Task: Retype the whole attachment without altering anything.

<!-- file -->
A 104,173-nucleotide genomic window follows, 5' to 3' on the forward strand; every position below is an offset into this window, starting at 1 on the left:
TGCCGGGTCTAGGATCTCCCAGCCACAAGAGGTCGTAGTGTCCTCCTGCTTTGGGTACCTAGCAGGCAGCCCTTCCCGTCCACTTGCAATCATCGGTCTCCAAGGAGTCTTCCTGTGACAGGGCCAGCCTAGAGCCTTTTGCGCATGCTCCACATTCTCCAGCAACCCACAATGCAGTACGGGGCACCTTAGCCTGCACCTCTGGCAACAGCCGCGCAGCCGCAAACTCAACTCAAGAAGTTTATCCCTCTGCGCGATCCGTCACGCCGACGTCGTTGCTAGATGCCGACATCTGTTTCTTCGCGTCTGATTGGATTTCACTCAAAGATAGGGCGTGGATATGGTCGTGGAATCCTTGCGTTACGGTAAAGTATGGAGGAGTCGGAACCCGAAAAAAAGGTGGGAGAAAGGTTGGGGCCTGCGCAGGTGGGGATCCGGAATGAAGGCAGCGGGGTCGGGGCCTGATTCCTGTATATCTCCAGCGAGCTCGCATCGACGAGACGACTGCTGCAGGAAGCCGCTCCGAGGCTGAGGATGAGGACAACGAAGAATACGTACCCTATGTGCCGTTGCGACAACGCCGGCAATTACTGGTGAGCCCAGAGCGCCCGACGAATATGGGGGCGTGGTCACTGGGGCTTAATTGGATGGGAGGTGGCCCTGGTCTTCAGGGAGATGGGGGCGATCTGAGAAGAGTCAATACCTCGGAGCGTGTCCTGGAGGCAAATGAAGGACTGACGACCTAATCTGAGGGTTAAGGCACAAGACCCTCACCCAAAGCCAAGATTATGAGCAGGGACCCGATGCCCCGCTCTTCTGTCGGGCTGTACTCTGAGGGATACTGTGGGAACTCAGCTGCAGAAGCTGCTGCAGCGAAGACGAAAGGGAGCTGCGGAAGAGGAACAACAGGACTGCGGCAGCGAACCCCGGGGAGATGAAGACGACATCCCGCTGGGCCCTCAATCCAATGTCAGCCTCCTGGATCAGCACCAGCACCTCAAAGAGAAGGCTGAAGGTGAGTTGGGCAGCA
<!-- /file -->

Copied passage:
A 104,173-nucleotide genomic window follows, 5' to 3' on the forward strand; every position below is an offset into this window, starting at 1 on the left:
TGCCGGGTCTAGGATCTCCCAGCCACAAGAGGTCGTAGTGTCCTCCTGCTTTGGGTACCTAGCAGGCAGCCCTTCCCGTCCACTTGCAATCATCGGTCTCCAAGGAGTCTTCCTGTGACAGGGCCAGCCTAGAGCCTTTTGCGCATGCTCCACATTCTCCAGCAACCCACAATGCAGTACGGGGCACCTTAGCCTGCACCTCTGGCAACAGCCGCGCAGCCGCAAACTCAACTCAAGAAGTTTATCCCTCTGCGCGATCCGTCACGCCGACGTCGTTGCTAGATGCCGACATCTGTTTCTTCGCGTCTGATTGGATTTCACTCAAAGATAGGGCGTGGATATGGTCGTGGAATCCTTGCGTTACGGTAAAGTATGGAGGAGTCGGAACCCGAAAAAAAGGTGGGAGAAAGGTTGGGGCCTGCGCAGGTGGGGATCCGGAATGAAGGCAGCGGGGTCGGGGCCTGATTCCTGTATATCTCCAGCGAGCTCGCATCGACGAGACGACTGCTGCAGGAAGCCGCTCCGAGGCTGAGGATGAGGACAACGAAGAATACGTACCCTATGTGCCGTTGCGACAACGCCGGCAATTACTGGTGAGCCCAGAGCGCCCGACGAATATGGGGGCGTGGTCACTGGGGCTTAATTGGATGGGAGGTGGCCCTGGTCTTCAGGGAGATGGGGGCGATCTGAGAAGAGTCAATACCTCGGAGCGTGTCCTGGAGGCAAATGAAGGACTGACGACCTAATCTGAGGGTTAAGGCACAAGACCCTCACCCAAAGCCAAGATTATGAGCAGGGACCCGATGCCCCGCTCTTCTGTCGGGCTGTACTCTGAGGGATACTGTGGGAACTCAGCTGCAGAAGCTGCTGCAGCGAAGACGAAAGGGAGCTGCGGAAGAGGAACAACAGGACTGCGGCAGCGAACCCCGGGGAGATGAAGACGACATCCCGCTGGGCCCTCAATCCAATGTCAGCCTCCTGGATCAGCACCAGCACCTCAAAGAGAAGGCTGAAGGTGAGTTGGGCAGCA